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Interpretive Guidance - Interpretive Notices
Publication date:
Uniform Practice and Rule G-15 on Customer Confirmations
Rule Number:

Rule G-12, Rule G-15

This notice addresses several questions that have arisen concerning Board rules G-12 and G-15. Board rule G-12 establishes uniform industry procedures for the processing, clearance, and settlement of transactions in municipal securities... Board rule G-15 requires municipal securities professionals to send written confirmations of transactions to customers, and specifies the information required to be set forth on the confirmation.

 

Settlement Dates

In order to establish uniform settlement dates for "regular way" transactions in municipal securities, rule G-12(b)(i)(B) defines the term "business day" as "a day recognized by the National Association of Securities Dealers, Inc. [the "NASD"] as a day on which securities transactions may be settled." The practice of the NASD has been to exclude from the category of "business day," any day widely designated as a legal bank holiday, and to notify the NASD membership accordingly. Such notices set forth the NASD’s trade and settlement date schedules for periods which include a legal holiday.

"Catastrophe" Call Features

Rules G-12 and G-15 require that confirmations of transactions set forth a "description of the securities, including at a minimum… if the securities are subject to redemption prior to maturity (callable)… an indication to such effect…" (paragraphs G-12(c)(v)(E) and G-15(a)(v)[*]). Both rules also require that in transactions in callable securities effected on a yield basis, dollar price must be shown and "the calculation of dollar price shall be to the lower of price to call or price to maturity" (paragraphs G-12(c)(v)(I) and G-15(a)(viii)[†]).

The references to "callable" securities and pricing to call in rules G-12 and G-15 do not refer to "catastrophe" call features, such as those relating to acts of God or eminent domain, which are beyond the control of the issuer of the securities.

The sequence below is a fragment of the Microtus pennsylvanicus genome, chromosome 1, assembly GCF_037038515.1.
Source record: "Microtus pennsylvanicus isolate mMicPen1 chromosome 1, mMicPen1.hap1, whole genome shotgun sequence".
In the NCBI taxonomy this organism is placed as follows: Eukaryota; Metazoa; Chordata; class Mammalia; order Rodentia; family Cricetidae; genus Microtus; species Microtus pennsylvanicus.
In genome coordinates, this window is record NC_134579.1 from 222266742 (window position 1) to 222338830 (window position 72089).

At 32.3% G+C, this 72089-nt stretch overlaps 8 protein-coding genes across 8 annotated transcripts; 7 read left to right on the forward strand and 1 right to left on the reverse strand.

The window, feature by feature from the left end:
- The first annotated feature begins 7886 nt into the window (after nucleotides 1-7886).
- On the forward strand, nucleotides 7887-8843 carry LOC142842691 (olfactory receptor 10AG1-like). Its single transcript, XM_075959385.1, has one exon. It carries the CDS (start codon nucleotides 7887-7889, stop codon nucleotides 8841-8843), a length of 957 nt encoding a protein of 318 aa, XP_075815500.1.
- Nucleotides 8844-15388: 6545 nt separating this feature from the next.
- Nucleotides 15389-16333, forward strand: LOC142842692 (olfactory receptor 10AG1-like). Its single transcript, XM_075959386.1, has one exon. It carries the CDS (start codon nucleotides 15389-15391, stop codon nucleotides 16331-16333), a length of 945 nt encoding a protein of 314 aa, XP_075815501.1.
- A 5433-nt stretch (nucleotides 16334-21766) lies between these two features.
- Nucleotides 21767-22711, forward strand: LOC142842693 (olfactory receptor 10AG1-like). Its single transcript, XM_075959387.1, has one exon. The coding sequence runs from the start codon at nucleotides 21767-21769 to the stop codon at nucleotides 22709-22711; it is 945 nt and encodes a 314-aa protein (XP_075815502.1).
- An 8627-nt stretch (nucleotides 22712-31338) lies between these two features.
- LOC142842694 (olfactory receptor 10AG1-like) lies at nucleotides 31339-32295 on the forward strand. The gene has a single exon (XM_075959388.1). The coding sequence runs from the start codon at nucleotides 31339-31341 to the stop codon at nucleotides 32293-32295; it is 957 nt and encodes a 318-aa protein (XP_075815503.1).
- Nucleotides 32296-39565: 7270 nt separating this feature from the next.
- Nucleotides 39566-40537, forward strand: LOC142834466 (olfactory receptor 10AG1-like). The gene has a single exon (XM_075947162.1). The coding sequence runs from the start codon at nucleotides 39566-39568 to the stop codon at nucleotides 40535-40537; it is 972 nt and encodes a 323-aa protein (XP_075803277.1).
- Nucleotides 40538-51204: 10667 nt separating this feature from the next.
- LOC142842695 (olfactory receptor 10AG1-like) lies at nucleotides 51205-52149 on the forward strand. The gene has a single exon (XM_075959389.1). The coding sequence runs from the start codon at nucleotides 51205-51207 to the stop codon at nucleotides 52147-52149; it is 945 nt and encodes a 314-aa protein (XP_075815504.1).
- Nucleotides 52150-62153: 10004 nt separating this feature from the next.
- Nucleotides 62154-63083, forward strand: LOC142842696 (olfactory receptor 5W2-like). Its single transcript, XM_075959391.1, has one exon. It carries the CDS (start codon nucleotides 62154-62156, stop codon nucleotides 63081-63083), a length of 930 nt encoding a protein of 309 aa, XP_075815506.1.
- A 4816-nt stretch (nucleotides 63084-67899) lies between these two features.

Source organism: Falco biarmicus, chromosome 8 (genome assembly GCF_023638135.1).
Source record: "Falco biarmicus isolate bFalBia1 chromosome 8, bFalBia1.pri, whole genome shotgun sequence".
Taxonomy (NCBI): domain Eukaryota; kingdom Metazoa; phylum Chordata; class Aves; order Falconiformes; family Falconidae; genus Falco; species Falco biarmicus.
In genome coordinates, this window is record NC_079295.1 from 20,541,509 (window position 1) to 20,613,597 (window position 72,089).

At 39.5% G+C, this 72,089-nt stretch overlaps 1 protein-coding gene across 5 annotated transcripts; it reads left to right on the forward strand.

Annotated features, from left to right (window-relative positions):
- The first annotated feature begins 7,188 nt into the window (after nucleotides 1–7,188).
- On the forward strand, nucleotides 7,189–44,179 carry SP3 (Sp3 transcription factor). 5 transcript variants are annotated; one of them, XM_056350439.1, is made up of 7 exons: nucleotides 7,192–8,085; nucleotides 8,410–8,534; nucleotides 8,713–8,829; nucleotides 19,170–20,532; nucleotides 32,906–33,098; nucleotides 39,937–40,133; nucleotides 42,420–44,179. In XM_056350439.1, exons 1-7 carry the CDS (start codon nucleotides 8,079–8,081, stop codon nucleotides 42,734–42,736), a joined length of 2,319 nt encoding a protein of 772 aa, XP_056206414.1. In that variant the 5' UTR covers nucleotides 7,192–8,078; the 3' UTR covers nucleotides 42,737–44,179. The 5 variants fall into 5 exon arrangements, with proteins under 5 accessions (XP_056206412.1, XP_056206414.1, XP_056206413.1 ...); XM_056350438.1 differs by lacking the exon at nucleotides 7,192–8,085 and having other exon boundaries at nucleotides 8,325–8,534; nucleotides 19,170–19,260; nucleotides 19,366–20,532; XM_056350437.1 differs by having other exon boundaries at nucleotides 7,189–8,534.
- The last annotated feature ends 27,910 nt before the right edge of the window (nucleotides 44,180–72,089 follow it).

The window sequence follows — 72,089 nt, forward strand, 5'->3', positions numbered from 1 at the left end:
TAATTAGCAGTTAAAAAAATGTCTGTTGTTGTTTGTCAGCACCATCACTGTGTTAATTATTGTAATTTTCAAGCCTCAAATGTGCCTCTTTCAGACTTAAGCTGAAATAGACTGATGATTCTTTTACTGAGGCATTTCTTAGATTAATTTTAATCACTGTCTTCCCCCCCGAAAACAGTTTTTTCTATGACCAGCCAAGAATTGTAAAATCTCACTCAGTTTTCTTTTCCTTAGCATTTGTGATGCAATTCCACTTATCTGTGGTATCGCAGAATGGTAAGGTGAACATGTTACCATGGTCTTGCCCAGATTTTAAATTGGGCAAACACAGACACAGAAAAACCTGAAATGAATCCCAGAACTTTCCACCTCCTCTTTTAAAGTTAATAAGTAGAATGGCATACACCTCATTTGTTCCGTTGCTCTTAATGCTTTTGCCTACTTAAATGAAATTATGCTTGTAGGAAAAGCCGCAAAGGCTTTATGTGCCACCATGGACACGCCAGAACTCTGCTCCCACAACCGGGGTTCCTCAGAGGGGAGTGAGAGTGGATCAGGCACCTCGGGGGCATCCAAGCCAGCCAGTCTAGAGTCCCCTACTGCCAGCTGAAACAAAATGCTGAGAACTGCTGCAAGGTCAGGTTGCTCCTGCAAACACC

[*] [Currently codified at rule G-15(a)(i)(C)(2)(a)]

[] [Currently codified at rule G-15(a)(i)(A)(5)]

Interpretive Guidance - Interpretive Letters
Publication date:
Agency Transactions: Remuneration
Rule Number:

Rule G-15

Agency transactions: remuneration. This will acknowledge receipt of your letter dated November 1, 1977 in which you request an interpretation concerning the provision in Board rule G-15(b)(ii)[*] which requires that "the source and amount of any commission or other remuneration" received by a municipal securities dealer in a transaction in which the municipal securities dealer is acting as agent for a customer be disclosed on the confirmation to the customer.

The reference to the "amount of any commission or other remuneration" requires that an aggregate dollar amount be shown, in a purchase transaction on behalf of an equivalent of the dealer concession, and, if applicable, any additional charge to the customer above the price paid to the seller of the securities. In a sale transaction on behalf of a customer, this would normally be the difference between the net price paid by the purchaser of the securities and the proceeds to the customer. If a percentage of par value or unit profit were shown it would be difficult for many customers to relate this information to the "total dollar amount of [the] transaction" required by rule G-15(a)(xi)[†] to be shown on the confirmation.

The reference in rule G-15(b)(ii)[*] to the "source" of remuneration would not require you to differentiate between the concession and any additional charge. Standard language could be included on the confirmation to indicate that your remuneration may include dealer concessions and other charges. MSRB interpretation of November 10, 1977.

 


 

[†] [Currently codified at rule G-15(a)(i)(A)(6)(a)]

[*] [Currently codified at rule G-15(a)(i)(A)(1)(e)]

Interpretive Guidance - Interpretive Letters
Publication date:
Callable Securities: "Catastrophe" Calls
Rule Number:

Rule G-12, Rule G-15

Callable securities: "catastrophe" calls. This will acknowledge receipt of your letter dated October 20, 1977 which has been referred to me for reply. In your letter you request an interpretation of the provisions in rules G-12 and G-15 requiring that the dollar price for transactions in callable securities effected on a yield basis be priced to the lower of price to call or price to maturity. (See rules G-12(c)(v)(I) and G-15(a)(viii))[*].